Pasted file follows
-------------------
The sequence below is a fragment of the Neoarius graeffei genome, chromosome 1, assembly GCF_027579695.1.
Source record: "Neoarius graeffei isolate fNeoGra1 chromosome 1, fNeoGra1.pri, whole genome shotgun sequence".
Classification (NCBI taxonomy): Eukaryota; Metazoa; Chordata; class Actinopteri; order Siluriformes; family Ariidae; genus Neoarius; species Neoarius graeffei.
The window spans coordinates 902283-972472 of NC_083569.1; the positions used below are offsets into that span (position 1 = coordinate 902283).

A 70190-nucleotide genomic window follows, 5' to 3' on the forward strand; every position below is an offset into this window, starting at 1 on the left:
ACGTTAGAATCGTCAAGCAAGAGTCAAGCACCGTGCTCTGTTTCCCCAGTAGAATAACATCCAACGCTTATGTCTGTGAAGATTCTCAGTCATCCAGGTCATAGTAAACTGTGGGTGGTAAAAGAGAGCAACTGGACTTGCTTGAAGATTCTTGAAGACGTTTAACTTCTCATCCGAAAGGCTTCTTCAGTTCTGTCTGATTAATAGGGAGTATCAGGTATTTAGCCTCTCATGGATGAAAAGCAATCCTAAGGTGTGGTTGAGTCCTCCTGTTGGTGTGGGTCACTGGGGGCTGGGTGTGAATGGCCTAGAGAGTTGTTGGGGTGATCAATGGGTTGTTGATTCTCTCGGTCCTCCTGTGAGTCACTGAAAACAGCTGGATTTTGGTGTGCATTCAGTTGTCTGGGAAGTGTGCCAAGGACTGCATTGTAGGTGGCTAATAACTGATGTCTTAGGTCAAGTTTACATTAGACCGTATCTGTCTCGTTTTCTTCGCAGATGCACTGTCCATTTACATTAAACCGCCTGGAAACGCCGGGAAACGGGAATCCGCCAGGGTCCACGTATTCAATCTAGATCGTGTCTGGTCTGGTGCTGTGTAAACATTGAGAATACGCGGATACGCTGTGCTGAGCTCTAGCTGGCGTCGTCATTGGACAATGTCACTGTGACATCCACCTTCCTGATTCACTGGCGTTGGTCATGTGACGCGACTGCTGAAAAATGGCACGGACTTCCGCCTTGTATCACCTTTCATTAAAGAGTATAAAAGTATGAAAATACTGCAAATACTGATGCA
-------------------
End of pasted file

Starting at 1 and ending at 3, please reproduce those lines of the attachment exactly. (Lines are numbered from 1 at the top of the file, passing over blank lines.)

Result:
The sequence below is a fragment of the Neoarius graeffei genome, chromosome 1, assembly GCF_027579695.1.
Source record: "Neoarius graeffei isolate fNeoGra1 chromosome 1, fNeoGra1.pri, whole genome shotgun sequence".
Classification (NCBI taxonomy): Eukaryota; Metazoa; Chordata; class Actinopteri; order Siluriformes; family Ariidae; genus Neoarius; species Neoarius graeffei.